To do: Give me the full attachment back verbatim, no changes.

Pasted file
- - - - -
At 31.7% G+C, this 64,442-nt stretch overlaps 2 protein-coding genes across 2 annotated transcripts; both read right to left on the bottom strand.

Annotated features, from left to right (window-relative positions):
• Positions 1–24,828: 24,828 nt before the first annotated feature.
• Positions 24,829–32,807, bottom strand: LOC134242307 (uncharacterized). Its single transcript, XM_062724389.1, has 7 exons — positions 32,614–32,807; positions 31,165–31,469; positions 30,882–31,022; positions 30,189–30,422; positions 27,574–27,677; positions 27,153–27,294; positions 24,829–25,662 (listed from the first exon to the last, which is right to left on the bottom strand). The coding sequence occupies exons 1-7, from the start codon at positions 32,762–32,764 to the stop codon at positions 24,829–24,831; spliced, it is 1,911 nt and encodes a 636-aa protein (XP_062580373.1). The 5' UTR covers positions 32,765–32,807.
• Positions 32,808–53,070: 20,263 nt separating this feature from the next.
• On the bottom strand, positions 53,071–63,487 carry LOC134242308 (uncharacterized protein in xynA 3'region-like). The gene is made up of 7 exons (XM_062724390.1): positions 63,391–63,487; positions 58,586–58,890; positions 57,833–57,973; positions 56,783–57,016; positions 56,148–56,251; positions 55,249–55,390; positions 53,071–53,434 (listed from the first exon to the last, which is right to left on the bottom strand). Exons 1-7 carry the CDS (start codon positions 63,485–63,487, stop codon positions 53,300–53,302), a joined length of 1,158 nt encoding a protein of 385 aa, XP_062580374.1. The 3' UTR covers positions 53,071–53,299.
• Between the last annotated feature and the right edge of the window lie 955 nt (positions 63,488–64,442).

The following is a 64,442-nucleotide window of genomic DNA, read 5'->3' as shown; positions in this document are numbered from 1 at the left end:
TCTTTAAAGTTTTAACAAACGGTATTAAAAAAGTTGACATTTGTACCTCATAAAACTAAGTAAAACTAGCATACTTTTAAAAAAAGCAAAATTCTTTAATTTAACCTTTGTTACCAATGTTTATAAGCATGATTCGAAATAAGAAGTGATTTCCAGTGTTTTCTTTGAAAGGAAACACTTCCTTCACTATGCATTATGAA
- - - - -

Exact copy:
At 31.7% G+C, this 64,442-nt stretch overlaps 2 protein-coding genes across 2 annotated transcripts; both read right to left on the bottom strand.

Annotated features, from left to right (window-relative positions):
• Positions 1–24,828: 24,828 nt before the first annotated feature.
• Positions 24,829–32,807, bottom strand: LOC134242307 (uncharacterized). Its single transcript, XM_062724389.1, has 7 exons — positions 32,614–32,807; positions 31,165–31,469; positions 30,882–31,022; positions 30,189–30,422; positions 27,574–27,677; positions 27,153–27,294; positions 24,829–25,662 (listed from the first exon to the last, which is right to left on the bottom strand). The coding sequence occupies exons 1-7, from the start codon at positions 32,762–32,764 to the stop codon at positions 24,829–24,831; spliced, it is 1,911 nt and encodes a 636-aa protein (XP_062580373.1). The 5' UTR covers positions 32,765–32,807.
• Positions 32,808–53,070: 20,263 nt separating this feature from the next.
• On the bottom strand, positions 53,071–63,487 carry LOC134242308 (uncharacterized protein in xynA 3'region-like). The gene is made up of 7 exons (XM_062724390.1): positions 63,391–63,487; positions 58,586–58,890; positions 57,833–57,973; positions 56,783–57,016; positions 56,148–56,251; positions 55,249–55,390; positions 53,071–53,434 (listed from the first exon to the last, which is right to left on the bottom strand). Exons 1-7 carry the CDS (start codon positions 63,485–63,487, stop codon positions 53,300–53,302), a joined length of 1,158 nt encoding a protein of 385 aa, XP_062580374.1. The 3' UTR covers positions 53,071–53,299.
• Between the last annotated feature and the right edge of the window lie 955 nt (positions 63,488–64,442).

The following is a 64,442-nucleotide window of genomic DNA, read 5'->3' as shown; positions in this document are numbered from 1 at the left end:
TCTTTAAAGTTTTAACAAACGGTATTAAAAAAGTTGACATTTGTACCTCATAAAACTAAGTAAAACTAGCATACTTTTAAAAAAAGCAAAATTCTTTAATTTAACCTTTGTTACCAATGTTTATAAGCATGATTCGAAATAAGAAGTGATTTCCAGTGTTTTCTTTGAAAGGAAACACTTCCTTCACTATGCATTATGAA